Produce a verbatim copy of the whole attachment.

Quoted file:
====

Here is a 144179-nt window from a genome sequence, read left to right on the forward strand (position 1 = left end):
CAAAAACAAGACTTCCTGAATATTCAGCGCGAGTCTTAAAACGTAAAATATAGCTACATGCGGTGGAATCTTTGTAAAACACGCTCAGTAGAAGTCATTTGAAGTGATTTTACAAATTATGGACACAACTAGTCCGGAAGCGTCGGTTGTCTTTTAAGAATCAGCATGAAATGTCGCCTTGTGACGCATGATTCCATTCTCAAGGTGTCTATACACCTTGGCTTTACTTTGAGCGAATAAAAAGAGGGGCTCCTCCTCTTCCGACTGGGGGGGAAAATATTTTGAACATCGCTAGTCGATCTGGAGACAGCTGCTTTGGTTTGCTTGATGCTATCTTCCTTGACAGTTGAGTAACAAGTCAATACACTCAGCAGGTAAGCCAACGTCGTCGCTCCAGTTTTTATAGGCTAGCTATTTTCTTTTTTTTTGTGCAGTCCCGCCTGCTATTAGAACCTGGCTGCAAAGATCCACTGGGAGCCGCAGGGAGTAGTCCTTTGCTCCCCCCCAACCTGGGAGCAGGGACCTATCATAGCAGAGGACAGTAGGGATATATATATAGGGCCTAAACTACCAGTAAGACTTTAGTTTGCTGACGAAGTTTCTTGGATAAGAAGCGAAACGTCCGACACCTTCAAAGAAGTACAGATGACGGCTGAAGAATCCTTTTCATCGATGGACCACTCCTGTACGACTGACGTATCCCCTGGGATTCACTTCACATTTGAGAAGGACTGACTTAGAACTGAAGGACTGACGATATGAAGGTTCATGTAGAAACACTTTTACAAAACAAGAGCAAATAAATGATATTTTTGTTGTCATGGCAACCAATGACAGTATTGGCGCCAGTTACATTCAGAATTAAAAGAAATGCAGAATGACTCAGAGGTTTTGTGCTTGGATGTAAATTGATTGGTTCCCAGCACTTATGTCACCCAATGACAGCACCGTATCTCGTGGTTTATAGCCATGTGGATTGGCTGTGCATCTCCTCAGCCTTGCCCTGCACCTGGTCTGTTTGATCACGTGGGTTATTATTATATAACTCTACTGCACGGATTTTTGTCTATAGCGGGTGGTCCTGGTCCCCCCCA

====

Here is a 144179-nt window from a genome sequence, read left to right on the forward strand (position 1 = left end):
CAAAAACAAGACTTCCTGAATATTCAGCGCGAGTCTTAAAACGTAAAATATAGCTACATGCGGTGGAATCTTTGTAAAACACGCTCAGTAGAAGTCATTTGAAGTGATTTTACAAATTATGGACACAACTAGTCCGGAAGCGTCGGTTGTCTTTTAAGAATCAGCATGAAATGTCGCCTTGTGACGCATGATTCCATTCTCAAGGTGTCTATACACCTTGGCTTTACTTTGAGCGAATAAAAAGAGGGGCTCCTCCTCTTCCGACTGGGGGGGAAAATATTTTGAACATCGCTAGTCGATCTGGAGACAGCTGCTTTGGTTTGCTTGATGCTATCTTCCTTGACAGTTGAGTAACAAGTCAATACACTCAGCAGGTAAGCCAACGTCGTCGCTCCAGTTTTTATAGGCTAGCTATTTTCTTTTTTTTTGTGCAGTCCCGCCTGCTATTAGAACCTGGCTGCAAAGATCCACTGGGAGCCGCAGGGAGTAGTCCTTTGCTCCCCCCCAACCTGGGAGCAGGGACCTATCATAGCAGAGGACAGTAGGGATATATATATAGGGCCTAAACTACCAGTAAGACTTTAGTTTGCTGACGAAGTTTCTTGGATAAGAAGCGAAACGTCCGACACCTTCAAAGAAGTACAGATGACGGCTGAAGAATCCTTTTCATCGATGGACCACTCCTGTACGACTGACGTATCCCCTGGGATTCACTTCACATTTGAGAAGGACTGACTTAGAACTGAAGGACTGACGATATGAAGGTTCATGTAGAAACACTTTTACAAAACAAGAGCAAATAAATGATATTTTTGTTGTCATGGCAACCAATGACAGTATTGGCGCCAGTTACATTCAGAATTAAAAGAAATGCAGAATGACTCAGAGGTTTTGTGCTTGGATGTAAATTGATTGGTTCCCAGCACTTATGTCACCCAATGACAGCACCGTATCTCGTGGTTTATAGCCATGTGGATTGGCTGTGCATCTCCTCAGCCTTGCCCTGCACCTGGTCTGTTTGATCACGTGGGTTATTATTATATAACTCTACTGCACGGATTTTTGTCTATAGCGGGTGGTCCTGGTCCCCCCCA